Talking tough: Maskandi turns into a blood sport

Although maskandi legend Phuzekhemisi loves Mroza’s hit Van Damme, its allusion to waging war flies over his head. The song speaks about the slaying of a metaphorical Jean-Claude van Damme, which the artist says refers to any challenge one may be facing.

“Mroza’s is a good song but back then [in the early 1990s], you’d never speak of killing someone and have a hit because it was the era of violence and we were trying to prevent that,” says Phuzekhemisi, whose early career was often disrupted by the violence that preceded a democratic South Africa.

These days, however, war and violence of the direct kind have seemingly taken over the music genre, with two people dying in the aftermath of gun violence at Saturday’s Nqokotho Music Festival at Curries Fountain in Durban.

“This situation, I think, started in the early 2000s, when the likes of Mgqumeni [Khumalo, a musician who died in 2009] were still alive,” says maskandi musician Comeladies Mtolo. “But now there are actual east and west cliques.

“In maskandi there are all these different styles of tuning, but most of the people that are fighting are all playing isishameni, a tuning style popular in the south of the Tugela River.

“Sometimes they fight over fashion, who is dressed like who, and things of that sort.”

Mtolo says Saturday’s violence may have been the result of the taunting of Khuzani Mpungose by the fans of rival singer Igcokama Elisha (Mthandeni Manqele).

Mpungose is gap-toothed and therefore sings with a lisp, making him easy fodder for rival fans. “Look, I wasn’t there but witnesses say Igcokama’s fans came to the side of the stage and said: ‘Say “sa’’ to Mpu-ngose while he sang,’” says Mtolo.

Five people were shot in the resulting scuffle, two of whom died later from their wounds.

By several accounts, maskandi is a genre in flux, a little removed from the days when musicians would claim to be have been inspired by divine callings and motivated by building unity. But elements of machoism seem built into the music.

For example, Phuzekhemisi no Khethani’s Amagama Akho (released in 1992) warns of the consequences of careless speech, asserting a sense of pride in how young men from Mkhomazi carry themselves.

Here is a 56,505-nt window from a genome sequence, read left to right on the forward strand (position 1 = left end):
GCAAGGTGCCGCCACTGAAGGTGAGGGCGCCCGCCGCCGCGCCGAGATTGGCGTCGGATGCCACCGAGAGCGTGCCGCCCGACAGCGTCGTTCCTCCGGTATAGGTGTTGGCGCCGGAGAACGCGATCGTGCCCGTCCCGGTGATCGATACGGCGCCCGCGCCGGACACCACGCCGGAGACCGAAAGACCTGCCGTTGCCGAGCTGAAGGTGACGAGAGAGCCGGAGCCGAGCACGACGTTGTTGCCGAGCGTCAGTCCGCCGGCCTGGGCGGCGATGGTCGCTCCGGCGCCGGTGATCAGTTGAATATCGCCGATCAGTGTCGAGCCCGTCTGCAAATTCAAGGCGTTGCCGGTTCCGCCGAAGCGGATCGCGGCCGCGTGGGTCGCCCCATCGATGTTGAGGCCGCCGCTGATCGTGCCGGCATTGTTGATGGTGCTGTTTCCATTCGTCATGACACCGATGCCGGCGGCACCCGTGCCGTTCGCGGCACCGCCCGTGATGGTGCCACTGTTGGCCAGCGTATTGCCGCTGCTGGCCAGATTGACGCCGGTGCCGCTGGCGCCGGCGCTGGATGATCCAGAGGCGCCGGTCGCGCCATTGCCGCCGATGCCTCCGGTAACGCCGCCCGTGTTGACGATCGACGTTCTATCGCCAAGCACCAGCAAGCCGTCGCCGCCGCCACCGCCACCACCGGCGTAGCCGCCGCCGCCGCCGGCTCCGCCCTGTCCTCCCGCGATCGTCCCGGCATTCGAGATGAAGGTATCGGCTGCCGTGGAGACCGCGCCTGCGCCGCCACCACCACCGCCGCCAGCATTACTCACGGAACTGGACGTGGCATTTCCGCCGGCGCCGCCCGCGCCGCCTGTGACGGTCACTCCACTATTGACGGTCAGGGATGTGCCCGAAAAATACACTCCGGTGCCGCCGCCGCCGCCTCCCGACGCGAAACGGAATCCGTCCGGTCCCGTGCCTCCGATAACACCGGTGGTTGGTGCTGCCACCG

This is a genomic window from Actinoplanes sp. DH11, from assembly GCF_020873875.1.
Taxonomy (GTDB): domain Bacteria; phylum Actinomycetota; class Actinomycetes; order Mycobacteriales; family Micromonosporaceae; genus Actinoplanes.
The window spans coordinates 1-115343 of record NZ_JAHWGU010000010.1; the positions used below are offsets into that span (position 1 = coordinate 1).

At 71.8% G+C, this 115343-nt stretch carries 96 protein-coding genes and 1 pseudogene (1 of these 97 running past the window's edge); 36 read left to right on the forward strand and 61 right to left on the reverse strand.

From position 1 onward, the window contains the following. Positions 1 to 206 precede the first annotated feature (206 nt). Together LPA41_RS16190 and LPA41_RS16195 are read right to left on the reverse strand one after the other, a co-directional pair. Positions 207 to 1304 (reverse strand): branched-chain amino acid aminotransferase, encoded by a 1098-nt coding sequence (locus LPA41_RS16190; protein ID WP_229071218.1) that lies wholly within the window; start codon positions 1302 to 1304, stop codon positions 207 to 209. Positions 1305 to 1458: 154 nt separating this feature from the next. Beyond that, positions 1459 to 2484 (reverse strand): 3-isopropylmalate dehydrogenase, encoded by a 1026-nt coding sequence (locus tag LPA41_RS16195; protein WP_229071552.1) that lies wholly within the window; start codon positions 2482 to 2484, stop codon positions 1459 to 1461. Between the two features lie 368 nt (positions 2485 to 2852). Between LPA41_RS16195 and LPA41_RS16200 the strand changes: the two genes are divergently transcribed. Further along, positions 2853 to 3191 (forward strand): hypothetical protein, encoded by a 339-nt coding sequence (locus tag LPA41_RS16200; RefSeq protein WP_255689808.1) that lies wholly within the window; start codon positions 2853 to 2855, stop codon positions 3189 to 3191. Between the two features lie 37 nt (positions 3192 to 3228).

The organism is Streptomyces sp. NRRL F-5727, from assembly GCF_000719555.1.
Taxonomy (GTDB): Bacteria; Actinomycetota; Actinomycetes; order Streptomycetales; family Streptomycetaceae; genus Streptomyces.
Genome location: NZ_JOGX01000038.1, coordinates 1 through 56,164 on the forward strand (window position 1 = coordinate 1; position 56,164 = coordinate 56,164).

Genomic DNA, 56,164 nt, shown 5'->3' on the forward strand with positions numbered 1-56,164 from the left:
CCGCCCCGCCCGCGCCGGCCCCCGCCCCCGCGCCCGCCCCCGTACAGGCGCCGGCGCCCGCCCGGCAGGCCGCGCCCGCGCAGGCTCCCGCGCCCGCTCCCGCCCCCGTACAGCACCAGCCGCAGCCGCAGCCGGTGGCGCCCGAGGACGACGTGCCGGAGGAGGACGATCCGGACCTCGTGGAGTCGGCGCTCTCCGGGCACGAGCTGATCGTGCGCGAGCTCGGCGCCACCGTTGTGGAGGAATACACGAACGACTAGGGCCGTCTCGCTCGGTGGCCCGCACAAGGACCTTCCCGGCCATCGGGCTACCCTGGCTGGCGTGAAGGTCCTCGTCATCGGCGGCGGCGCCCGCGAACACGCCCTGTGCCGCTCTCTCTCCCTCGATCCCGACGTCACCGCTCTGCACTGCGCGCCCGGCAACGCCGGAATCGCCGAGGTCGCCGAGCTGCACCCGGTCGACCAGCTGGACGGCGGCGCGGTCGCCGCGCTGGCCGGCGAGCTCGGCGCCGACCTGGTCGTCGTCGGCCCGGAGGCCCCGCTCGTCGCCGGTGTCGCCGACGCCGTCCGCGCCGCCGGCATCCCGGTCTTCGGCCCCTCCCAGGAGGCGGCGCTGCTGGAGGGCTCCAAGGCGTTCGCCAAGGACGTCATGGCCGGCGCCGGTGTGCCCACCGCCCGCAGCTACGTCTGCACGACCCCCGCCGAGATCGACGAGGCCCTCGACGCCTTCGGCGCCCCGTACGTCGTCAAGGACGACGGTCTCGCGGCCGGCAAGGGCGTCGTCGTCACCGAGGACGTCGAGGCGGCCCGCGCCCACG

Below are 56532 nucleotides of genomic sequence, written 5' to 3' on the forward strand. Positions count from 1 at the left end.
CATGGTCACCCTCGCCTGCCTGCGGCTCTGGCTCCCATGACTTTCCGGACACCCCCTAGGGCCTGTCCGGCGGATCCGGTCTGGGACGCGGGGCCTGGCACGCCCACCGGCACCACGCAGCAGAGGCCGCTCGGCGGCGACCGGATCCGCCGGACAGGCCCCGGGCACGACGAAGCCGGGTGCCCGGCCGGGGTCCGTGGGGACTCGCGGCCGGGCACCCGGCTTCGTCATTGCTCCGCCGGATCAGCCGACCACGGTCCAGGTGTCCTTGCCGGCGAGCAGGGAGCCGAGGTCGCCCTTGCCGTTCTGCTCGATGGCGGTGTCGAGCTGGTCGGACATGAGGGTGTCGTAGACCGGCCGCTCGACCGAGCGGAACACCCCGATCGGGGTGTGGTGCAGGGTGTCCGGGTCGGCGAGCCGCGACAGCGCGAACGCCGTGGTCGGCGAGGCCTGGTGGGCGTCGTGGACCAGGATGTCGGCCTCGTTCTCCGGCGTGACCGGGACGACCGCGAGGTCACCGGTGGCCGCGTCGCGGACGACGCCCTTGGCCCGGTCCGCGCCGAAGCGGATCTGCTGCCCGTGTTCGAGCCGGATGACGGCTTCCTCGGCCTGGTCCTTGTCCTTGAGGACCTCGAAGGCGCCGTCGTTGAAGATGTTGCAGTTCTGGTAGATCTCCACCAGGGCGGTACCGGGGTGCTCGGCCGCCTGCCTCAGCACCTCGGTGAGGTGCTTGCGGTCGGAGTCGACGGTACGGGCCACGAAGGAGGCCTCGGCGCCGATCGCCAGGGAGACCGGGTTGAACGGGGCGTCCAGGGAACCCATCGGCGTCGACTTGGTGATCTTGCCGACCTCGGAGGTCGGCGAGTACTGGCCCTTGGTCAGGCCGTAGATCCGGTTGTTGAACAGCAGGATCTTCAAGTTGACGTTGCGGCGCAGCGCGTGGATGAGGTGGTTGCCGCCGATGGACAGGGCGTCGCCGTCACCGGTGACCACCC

“When you talk about who you are, that was just showing pride in where you are from, but now people misrepresent that,” says Phuzekhemisi.

He is among the genre’s elder statesmen who are not impressed with the apparent new flavours of the moment. “Part of the reason the music is lacklustre now is because everybody is copying Mgqumeni or whatever’s hot,” he says from Illovo on the KZN South Coast.

“Why would I buy a fake Mgqumeni when I have a real one in the house? I think what could quell the violence is if the singers learned to play for themselves, because it leads to mistrust if you play for two different artists and the [one] guy scores a hit and the other one doesn’t.”

Durban-based maskandi musician Bhekizenzo Cele agrees with Phuzekhemisi, saying that, of late, guitar mastery has fallen by the wayside. “Playing has been looked down upon,” he says, “like it’s an uneducated person’s game or something.”

The role of the producer, so vital in shaping the sound of what came to be known as maskandi, has been made redundant by the crop of new singer-producer-managers — all rolled into one. “I was produced by West Nkosi for years. I have 22 gold discs. We went gold when gold was 50 000 copies,” says Phuzekhemisi with a hint of pride.

He says that, although the sound of maskandi is changing, the influence of mbaqanga is welded into the music’s DNA, although it has never been as overbearing as it is now.

“It was mbaqanga that raised our skill set because you could never be a maskandi player without having done your tutelage under an mbaqanga group,” he says.